by Kori Crockett Cofounder / CEO
I’m a recovering perfectionist. Talking about failure is new to me, but now that I’ve started I can’t stop.
Like me, I think a lot of people who are the first in their family to go to college or grew up in a limited-income setting interpret a failure they experience as something inherently wrong with them. The failure happened because they are not “enough” in some way; not smart enough, not capable enough, not hard-working enough, not well-spoken enough, etc. Then we tell ourselves that failures like this don’t happen to people who are “enough;” smart, rich, well-educated, well-dressed, happy, etc.
Nothing has more powerfully and clearly reframed failure for me than these two videos from SpaceX.
This first video shows a perfect landing of a rocket booster after it dropped back to earth from its spaceship:
It’s so perfect it’s almost unreal!! When I watched it for the first time, I thought, “Wow, that must have taken a ton of planning and engineering, but they pulled it off without a hitch!” I assumed that all of their landings looked like that from day one and felt in awe of the intelligent folks on the SpaceX team.
Then I clicked on the next video:
“How Not to Land an Orbital Rocket Booster.” It was a compilation of crash landings and explosions from 2013 to 2016 set to lively orchestral music. SpaceX turned three years of failures into a cute video! What could have been a source of embarrassment was embraced as progress.
The SpaceX team understood each crash landing was one step closer to Mars, not a reflection of their ability or worth as scientists and engineers. At the bottom of the video they even wrote: “It’s not an explosion. It’s just a rapid unscheduled disassembly.”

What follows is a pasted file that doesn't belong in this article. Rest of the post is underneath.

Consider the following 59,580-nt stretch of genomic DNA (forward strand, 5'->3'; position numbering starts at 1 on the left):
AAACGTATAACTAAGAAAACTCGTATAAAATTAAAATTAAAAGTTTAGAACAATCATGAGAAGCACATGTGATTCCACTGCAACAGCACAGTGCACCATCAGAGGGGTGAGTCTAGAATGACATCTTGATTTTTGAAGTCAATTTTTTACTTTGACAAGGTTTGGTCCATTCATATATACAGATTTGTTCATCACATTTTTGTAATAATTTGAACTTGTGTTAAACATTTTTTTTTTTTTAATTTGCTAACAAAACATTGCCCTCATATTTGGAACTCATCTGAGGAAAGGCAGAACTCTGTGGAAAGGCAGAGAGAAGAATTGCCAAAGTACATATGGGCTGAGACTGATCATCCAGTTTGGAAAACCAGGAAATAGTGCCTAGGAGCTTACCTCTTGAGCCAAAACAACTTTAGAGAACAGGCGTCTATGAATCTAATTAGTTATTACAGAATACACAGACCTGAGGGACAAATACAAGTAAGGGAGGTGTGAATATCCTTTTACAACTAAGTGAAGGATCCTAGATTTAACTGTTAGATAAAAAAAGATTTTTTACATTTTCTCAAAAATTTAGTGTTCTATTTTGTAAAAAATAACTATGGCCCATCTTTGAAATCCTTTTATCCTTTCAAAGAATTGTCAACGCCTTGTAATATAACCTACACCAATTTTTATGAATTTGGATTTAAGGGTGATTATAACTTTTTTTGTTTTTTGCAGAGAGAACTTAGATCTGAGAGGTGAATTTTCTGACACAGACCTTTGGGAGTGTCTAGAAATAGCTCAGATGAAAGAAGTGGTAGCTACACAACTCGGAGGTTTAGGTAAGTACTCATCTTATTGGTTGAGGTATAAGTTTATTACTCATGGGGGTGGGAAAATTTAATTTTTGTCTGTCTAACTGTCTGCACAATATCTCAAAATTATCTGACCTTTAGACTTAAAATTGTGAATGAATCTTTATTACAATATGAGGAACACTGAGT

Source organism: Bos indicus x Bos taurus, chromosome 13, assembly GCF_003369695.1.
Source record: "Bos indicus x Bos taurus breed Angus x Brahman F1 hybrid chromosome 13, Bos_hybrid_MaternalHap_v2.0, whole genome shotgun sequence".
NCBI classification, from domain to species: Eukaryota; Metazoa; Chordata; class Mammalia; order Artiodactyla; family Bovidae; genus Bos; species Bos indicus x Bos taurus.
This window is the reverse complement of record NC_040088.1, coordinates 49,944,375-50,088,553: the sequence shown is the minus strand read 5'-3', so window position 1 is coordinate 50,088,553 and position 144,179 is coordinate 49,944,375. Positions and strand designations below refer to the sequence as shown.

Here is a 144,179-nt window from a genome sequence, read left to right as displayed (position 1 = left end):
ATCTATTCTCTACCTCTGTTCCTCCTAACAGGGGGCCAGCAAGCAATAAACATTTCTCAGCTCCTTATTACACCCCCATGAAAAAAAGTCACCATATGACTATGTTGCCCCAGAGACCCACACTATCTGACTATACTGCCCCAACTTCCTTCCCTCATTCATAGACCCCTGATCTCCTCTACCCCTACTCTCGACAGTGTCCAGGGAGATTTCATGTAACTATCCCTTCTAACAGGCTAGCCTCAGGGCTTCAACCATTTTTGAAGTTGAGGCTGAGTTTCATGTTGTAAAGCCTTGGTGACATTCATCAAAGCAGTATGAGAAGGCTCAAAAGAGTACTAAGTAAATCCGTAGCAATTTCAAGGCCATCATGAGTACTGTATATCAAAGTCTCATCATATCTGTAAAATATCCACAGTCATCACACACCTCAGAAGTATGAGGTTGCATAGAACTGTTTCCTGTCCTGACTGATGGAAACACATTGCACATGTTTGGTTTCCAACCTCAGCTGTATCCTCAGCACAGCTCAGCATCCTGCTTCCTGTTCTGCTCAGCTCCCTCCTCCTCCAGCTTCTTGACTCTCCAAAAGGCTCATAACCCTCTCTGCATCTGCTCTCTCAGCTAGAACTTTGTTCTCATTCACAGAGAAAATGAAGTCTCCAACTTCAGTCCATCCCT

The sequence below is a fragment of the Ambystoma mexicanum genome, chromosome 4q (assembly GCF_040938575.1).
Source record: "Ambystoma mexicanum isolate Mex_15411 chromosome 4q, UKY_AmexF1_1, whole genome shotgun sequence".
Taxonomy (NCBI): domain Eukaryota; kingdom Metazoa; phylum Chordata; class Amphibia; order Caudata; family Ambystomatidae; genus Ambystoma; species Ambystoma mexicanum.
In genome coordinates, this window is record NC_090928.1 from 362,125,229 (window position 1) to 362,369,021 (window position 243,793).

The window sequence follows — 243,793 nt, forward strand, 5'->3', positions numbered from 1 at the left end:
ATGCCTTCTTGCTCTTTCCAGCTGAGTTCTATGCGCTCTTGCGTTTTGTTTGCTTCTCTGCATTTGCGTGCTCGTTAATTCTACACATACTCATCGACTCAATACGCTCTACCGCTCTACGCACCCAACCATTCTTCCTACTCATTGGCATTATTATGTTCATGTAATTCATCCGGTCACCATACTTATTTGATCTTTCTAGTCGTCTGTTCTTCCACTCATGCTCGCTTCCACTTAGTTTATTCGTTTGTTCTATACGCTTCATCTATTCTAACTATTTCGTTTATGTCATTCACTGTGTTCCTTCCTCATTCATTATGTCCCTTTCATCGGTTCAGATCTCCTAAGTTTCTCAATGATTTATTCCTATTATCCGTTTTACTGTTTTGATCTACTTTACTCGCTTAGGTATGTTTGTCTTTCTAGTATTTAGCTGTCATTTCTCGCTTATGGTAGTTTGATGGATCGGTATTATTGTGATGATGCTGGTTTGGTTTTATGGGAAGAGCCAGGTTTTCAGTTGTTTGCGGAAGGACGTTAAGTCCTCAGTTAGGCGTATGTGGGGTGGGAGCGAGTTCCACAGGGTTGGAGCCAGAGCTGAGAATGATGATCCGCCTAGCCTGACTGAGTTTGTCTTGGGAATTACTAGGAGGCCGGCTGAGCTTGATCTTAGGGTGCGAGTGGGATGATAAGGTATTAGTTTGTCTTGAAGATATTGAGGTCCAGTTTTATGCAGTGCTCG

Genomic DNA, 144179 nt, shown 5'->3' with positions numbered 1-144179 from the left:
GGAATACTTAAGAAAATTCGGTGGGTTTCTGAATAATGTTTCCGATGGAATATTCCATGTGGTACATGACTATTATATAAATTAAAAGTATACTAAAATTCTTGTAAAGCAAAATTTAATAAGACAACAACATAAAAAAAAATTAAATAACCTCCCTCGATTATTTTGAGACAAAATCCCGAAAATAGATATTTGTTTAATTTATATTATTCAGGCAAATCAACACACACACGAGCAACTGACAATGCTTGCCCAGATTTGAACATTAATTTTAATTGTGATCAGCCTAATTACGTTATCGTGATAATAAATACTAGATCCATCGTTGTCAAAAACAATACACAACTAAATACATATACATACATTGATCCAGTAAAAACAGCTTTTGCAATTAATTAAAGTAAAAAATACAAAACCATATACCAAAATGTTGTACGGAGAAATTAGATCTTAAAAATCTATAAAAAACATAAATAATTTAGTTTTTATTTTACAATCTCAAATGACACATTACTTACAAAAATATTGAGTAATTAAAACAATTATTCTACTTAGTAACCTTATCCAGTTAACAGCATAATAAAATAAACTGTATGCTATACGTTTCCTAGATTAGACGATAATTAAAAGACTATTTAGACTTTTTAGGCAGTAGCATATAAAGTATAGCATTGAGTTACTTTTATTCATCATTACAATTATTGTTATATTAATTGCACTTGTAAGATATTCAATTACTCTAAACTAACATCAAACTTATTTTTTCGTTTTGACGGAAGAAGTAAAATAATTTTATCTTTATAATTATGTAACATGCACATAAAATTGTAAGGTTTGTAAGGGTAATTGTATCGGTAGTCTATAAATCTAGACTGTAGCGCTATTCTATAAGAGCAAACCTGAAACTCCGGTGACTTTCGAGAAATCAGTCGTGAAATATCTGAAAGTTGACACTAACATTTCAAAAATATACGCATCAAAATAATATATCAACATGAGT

To all of my students and Propeller Collective Community members:
The next time you experience a failure, I want you to remember: Failure is not about your worthiness. It’s just a moment in time when things didn’t go how you thought they would.
To all of our supporters:
I want you to know how important failure is to our work. We’re going to fail many times on this journey, but that’s the only way we’ll make it to Mars.
Week of June 24, 2019 in Summary
Big progress made this week: We opened a bank account! We’re glad to be working with a bank local to Chicago.
Failure of the week: Nothing… yet :D
Organizational updates: We’re building out a First Gen Working Board for 2019-20! We’re putting together a team of young professionals from first gen and limited-income backgrounds to focus on online content, outreach, and fundraising. Know anyone who might be interested? Email me.
Current challenge: Still thinking through how we can best frame our why. How can we define the problem we tackle and our theory of change in a short, accessible way? Especially for non-first-gens.
Grateful for: Finding the Nonprofit Leadership Lab by Joan Garry! Joan and her team offer a comprehensive online education for leaders of small nonprofits. The classes, articles, and chats covers many, many things I need to learn about leading an organization, including finances, strategy, communication, and more. I joined their Fundraising Bootcamp, which runs throughout the month of July. It’ll cover organizing donor data, refining an elevator pitch, donor stewardship, making the ask, and setting up a 90-day plan. Really looking forward to more guidance in this area.